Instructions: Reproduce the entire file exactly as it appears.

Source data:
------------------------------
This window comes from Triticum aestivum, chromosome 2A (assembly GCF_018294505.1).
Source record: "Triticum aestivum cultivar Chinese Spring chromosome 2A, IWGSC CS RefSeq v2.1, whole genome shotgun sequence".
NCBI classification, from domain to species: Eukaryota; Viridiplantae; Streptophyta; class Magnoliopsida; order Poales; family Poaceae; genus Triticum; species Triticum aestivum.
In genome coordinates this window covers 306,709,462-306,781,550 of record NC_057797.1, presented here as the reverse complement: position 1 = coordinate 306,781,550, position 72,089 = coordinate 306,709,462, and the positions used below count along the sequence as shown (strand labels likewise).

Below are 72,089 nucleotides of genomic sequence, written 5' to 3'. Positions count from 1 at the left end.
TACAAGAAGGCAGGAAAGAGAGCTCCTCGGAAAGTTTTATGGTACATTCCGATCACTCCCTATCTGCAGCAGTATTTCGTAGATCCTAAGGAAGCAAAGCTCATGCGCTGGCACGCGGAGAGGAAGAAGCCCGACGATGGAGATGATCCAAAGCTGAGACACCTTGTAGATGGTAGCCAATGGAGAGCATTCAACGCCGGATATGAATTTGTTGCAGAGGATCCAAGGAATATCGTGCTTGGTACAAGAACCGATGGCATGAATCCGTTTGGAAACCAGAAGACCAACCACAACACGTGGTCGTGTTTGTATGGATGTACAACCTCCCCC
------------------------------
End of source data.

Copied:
This window comes from Triticum aestivum, chromosome 2A (assembly GCF_018294505.1).
Source record: "Triticum aestivum cultivar Chinese Spring chromosome 2A, IWGSC CS RefSeq v2.1, whole genome shotgun sequence".
NCBI classification, from domain to species: Eukaryota; Viridiplantae; Streptophyta; class Magnoliopsida; order Poales; family Poaceae; genus Triticum; species Triticum aestivum.
In genome coordinates this window covers 306,709,462-306,781,550 of record NC_057797.1, presented here as the reverse complement: position 1 = coordinate 306,781,550, position 72,089 = coordinate 306,709,462, and the positions used below count along the sequence as shown (strand labels likewise).

Below are 72,089 nucleotides of genomic sequence, written 5' to 3'. Positions count from 1 at the left end.
TACAAGAAGGCAGGAAAGAGAGCTCCTCGGAAAGTTTTATGGTACATTCCGATCACTCCCTATCTGCAGCAGTATTTCGTAGATCCTAAGGAAGCAAAGCTCATGCGCTGGCACGCGGAGAGGAAGAAGCCCGACGATGGAGATGATCCAAAGCTGAGACACCTTGTAGATGGTAGCCAATGGAGAGCATTCAACGCCGGATATGAATTTGTTGCAGAGGATCCAAGGAATATCGTGCTTGGTACAAGAACCGATGGCATGAATCCGTTTGGAAACCAGAAGACCAACCACAACACGTGGTCGTGTTTGTATGGATGTACAACCTCCCCC